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How a Sprinkler works

how a sprinkler works
All areas of the building to be protected are covered by a grid of pipes with sprinkler heads fitted into them at regular intervals. Water from a tank via pumps or from the service (town) main (if it can give enough flow) fill the pipes.

Each sprinkler head operates only when it reaches its predetermined operating temperature and will then spray water on to a fire. The hot gases from a fire are usually enough to make the thermal element in the head operate. Only the sprinklers in the immediate area of the fire open. The others remain closed. This ensures that no water is applied to areas where there is no fire and reduces the amount of water needed.

The sprinkler heads are spaced, generally on the ceiling, so that if one or more operate there is always sufficient flow of water. The flow is calculated so that there is always enough to control a fire taking into account the size and construction of the building and the goods stored in it or its use.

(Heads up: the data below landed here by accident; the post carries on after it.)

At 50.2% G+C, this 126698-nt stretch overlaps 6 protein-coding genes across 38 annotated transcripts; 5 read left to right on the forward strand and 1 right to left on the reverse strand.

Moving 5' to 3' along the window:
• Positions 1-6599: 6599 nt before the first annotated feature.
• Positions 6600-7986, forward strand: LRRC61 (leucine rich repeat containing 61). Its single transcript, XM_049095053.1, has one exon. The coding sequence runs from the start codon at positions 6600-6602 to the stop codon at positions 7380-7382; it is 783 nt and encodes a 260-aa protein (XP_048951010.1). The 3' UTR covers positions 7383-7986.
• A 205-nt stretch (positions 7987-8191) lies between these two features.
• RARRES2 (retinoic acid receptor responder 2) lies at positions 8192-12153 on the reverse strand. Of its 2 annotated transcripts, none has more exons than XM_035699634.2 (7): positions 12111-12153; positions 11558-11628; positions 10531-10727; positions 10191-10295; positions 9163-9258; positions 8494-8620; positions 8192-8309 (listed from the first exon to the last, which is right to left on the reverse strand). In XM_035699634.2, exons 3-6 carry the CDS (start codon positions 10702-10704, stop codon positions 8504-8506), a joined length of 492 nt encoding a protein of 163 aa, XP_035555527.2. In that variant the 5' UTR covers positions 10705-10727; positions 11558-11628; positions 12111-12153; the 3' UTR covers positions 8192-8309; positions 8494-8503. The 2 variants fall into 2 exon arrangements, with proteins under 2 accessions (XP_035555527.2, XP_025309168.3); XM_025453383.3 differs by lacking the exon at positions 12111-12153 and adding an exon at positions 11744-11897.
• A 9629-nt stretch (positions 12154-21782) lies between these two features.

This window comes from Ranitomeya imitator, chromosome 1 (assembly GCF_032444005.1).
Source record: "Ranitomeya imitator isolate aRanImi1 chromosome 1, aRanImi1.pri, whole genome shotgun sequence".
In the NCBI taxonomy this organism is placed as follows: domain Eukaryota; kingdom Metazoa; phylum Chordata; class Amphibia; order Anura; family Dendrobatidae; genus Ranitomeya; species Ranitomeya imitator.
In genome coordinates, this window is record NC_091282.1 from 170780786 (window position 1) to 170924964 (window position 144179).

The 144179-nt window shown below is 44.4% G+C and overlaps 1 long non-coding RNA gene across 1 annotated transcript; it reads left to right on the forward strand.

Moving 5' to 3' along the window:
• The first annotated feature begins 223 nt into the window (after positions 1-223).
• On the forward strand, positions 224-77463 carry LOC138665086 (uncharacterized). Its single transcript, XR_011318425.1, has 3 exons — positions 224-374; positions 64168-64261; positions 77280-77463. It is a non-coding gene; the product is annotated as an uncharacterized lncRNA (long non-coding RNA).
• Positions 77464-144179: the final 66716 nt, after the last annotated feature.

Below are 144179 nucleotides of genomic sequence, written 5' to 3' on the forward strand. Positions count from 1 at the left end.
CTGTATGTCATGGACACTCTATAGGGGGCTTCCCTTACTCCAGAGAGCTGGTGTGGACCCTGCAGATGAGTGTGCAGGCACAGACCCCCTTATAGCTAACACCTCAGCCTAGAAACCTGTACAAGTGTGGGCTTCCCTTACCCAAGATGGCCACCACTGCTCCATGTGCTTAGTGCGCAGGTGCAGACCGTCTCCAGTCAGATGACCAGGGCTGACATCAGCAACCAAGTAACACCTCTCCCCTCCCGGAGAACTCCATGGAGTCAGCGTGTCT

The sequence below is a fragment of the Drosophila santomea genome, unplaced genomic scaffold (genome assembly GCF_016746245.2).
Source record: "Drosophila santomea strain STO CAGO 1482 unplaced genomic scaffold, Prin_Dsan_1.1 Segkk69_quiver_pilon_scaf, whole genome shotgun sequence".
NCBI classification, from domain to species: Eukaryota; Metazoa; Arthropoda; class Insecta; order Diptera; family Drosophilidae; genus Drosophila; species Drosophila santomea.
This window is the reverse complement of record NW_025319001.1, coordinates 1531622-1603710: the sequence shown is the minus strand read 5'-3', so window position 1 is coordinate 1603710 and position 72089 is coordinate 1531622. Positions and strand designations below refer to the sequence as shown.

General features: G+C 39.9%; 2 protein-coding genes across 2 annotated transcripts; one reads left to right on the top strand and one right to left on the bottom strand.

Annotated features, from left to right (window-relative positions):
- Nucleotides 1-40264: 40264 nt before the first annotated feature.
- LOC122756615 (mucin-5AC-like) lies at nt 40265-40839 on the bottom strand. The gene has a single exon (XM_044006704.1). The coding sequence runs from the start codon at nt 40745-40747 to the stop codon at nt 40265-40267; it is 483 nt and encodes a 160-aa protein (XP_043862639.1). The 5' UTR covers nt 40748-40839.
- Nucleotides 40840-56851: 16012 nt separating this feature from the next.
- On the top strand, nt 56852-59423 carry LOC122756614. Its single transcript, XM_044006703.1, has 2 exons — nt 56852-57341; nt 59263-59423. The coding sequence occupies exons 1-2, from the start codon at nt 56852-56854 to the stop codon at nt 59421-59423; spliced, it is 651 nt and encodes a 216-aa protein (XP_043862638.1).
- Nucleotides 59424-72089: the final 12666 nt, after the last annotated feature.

Sprinkler heads can be placed in enclosed roof spaces and into floor ducts to protect areas where fires can start unnoticed. In a large warehouse sprinklers may be placed within the storage racks as well as the roof.

At the point where the water enters the sprinkler system there is a valve. This can be used to shut off the system for maintenance. For safety reasons it is kept locked open and only authorised persons should be able to close it. If a sprinkler head opens and water flows through the valve it lets water into another pipe that caused a mechanical gong to sound. In this way, the sprinkler system generates and alarm at the same time as controlling or extinguishing the fire. It’s worth noting that only sprinklers can do this with equipment which operates independently of an electrical supply.